Vinux – good distro targeting visual impairments through various means – magnification, orca integration, etc.
    SONAR – up and coming distro aimed at tackling a wide variety of accessibility issues; new version just released this past (8/18/2014).
    Basic accessibility – themes, modification – it's there. It's not perfect, but it's there, easily accessed through preferences. Positive sign.
  • Things I noticed while installing Ubuntu as a non-seeing user:
    The feedback from installing Ubuntu is...wanting. Great when tabbing through selections, but doesn’t give the user feedback when it comes to other options aside from what is selected. Either you could guess and press other buttons and hope to not get stuck, or just stick with the stock options and hope for the best.
    Password typing sucked. Every keypress was ‘asterisk...asterisk’ and so I had no feedback on what I had just typed, hoping I’d remember. After hitting the continue button, NO FEEDBACK until the installer notified of a certain percentage. So the whole slideshow that most of us see? Yeah, that wasn’t there. How is a blind user supposed to know if the OS is frozen, just busy, or awaiting command? The messages about downloading packages were not spoken, and they must be - we all appreciate the verbosity in text of many linux applications and systems, but blind users don’t usually get that. No feedback clicking on the volume button, but that might change with a fully live system instead of using Virtualbox.
    You CAN modify the settings in Orca to be more verbose, but if you’re installing, you’ll have to enter into Live mode first to do so before installation. Oh, and to access this, you have to click on the blue circle with the outline of the person in it and select ‘screen reader’.
    Novel programs like mousetrap and others rise up, maintained for a bit, and then...stall out.Documentation is needing a lot of work, whether it be manuals to teach how to use the software or simple install guidelines.Native accessibility can be a bit buggy, doesn't always cooperate with other applications.
  • ATK/AT-SPI (Assistive Technology Toolkit/Service Provider Interface)http://www.linuxfoundation.org/collaborate/workgroups/accessibility/atk/at-spi
    - Accersizer
    Smoke testing
    - Other ideas
    https://wiki.gnome.org/Accessibility/TestingAccessibility is not just about disability nor people with disabilities. Very often things are inaccessible due to developers overlooking basics like use of text alternatives for images, associated labels for form fields, keyboard access etc. Keyboard access doesn’t mean you need to provide access keys for every element but you need to ensure every function is usable via keyboard.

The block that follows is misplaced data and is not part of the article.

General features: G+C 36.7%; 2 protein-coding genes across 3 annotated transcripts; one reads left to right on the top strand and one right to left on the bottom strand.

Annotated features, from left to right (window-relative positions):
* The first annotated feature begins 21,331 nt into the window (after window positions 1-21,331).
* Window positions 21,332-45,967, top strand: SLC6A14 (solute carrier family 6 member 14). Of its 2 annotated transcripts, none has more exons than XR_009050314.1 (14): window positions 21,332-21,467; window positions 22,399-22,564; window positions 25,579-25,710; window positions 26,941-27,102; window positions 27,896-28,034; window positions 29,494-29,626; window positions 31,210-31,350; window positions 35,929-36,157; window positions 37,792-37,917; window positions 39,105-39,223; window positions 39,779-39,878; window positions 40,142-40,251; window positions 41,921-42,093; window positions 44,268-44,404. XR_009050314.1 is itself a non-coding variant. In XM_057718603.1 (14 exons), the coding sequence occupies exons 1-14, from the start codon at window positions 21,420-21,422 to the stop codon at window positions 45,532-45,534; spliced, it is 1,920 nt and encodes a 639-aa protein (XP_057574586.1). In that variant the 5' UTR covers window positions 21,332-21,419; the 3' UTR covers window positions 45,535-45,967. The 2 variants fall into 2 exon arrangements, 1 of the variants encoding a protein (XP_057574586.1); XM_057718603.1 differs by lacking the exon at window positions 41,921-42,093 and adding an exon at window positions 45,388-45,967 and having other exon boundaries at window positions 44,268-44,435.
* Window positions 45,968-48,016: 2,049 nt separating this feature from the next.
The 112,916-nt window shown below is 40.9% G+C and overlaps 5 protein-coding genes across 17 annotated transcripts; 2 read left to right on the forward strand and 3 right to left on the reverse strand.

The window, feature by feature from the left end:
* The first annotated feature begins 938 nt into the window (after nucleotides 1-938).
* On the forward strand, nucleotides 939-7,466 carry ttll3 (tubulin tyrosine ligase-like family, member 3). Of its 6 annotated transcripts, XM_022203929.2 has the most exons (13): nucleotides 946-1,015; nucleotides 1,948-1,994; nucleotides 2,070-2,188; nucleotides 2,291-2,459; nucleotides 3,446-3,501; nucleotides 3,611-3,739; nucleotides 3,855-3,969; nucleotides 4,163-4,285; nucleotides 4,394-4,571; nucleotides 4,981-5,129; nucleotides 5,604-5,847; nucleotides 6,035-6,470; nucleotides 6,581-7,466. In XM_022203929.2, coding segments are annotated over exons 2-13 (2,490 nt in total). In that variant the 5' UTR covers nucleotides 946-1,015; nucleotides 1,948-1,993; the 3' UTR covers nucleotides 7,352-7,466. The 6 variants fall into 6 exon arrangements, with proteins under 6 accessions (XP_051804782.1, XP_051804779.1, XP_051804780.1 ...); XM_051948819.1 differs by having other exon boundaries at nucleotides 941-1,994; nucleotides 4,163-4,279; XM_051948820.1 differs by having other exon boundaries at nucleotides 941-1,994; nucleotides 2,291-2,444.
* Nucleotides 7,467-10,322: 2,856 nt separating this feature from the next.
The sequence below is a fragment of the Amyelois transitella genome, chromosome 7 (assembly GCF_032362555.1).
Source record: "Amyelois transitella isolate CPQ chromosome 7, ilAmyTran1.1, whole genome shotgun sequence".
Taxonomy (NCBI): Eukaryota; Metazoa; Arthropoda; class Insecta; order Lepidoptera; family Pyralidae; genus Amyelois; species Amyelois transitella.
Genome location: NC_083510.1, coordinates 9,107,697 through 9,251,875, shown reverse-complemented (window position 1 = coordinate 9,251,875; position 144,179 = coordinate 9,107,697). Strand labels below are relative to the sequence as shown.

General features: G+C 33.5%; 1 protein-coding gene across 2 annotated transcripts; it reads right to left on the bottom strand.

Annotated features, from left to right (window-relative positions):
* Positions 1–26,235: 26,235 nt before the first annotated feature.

• seniors are actually easier than many others to get running on Linux since they often don't want or need anything more than email and a Web browser.Big screens, big fonts, lots of zoom on the browser. While you are at it, make the mouse pointer big and contrasty.
  • Universal Tux: Accessibility for our Future Selves

    1. 1. Universal Tux: Accessibility for our Future Selves Spencer Hunley
    2. 2. What IS Assistive & Accessible Technology? ● Assistive Technology: umbrella term covering assistive, adaptive, and rehabilitative devices for people with disabilities ● Hardware examples: refreshable braille displays, magnifiers, alternate mice and keyboards, etc. ● Software examples: screen readers, text-to-speech programs, speech-to-text programs, screen magnifiers, etc.
    3. 3. Why Accessibility is Important ● Crucial to the future of desktop & mobile Linux ● Larger, more diversified userbase; more complete development/beta testing ● Usability& interface evolution
    4. 4. Confinement Cycle ● Locating funding for proprietary AT is itself a barrier to accessibility z ● Linux + Internet of Things = true independence f ● Use single-board computers (SBC) to automate a person’s living space
    5. 5. State of Accessibility on Linux Desktops (a.k.a. what works, what doesn’t)
    6. 6. What’s Working Orca Screen Reader High Contrast Themes Vinux SONAR Linux (beta) Basic accessibility in high-profile distros
    7. 7. What’s Not Working ● Novel programs created, briefly maintained, then...stall ● Documentation frequently out of date, lacking information ● Native accessibility can be buggy; sometimes doesn’t play well with other accessibility applications
    8. 8. A Recipe to ‘Bake-In’ Accessibility ● ATK/AT-SPI ● Accerciser ● GNU LDTP, Dogtail for GUI testing ● Smoke testing
    9. 9. Designing for our Future Selves Interfaces that age with us Flexible desktop environments, menus, etc. Seniors != computer noobs
    10. 10. Further Information Open A11y Workgroup: opena11y.org GNOME Accessibility: wiki.gnome.org/Accessibility Fedora Accessibility Guide: preview.tinyurl.com/fedoraguidea11y Dogtail: fedorahosted.org/dogtail f KDE Open Speech Initiative: speech.kde.org I Vinux Project: vinuxproject.org
    11. 11. Further Information Sonar Project: sonargnulinux.com Accessible Computing Foundation: accessiblecomputingfoundation.org Open Mind Speech: freespeech.sourceforge.net Emacspeak: www.cs.cornell.edu/home/raman/emacspeak Speakup: www.linux-speakup.org Linux Foundation Accessibility Workgroup: preview.tinyurl.com/lfa11yworkgroup
    12. 12. Universal Tux on Google+ http://preview.tinyurl.com/universaltux Spencer Hunley about.me/spencerhunley spencer.hunley@gmail.com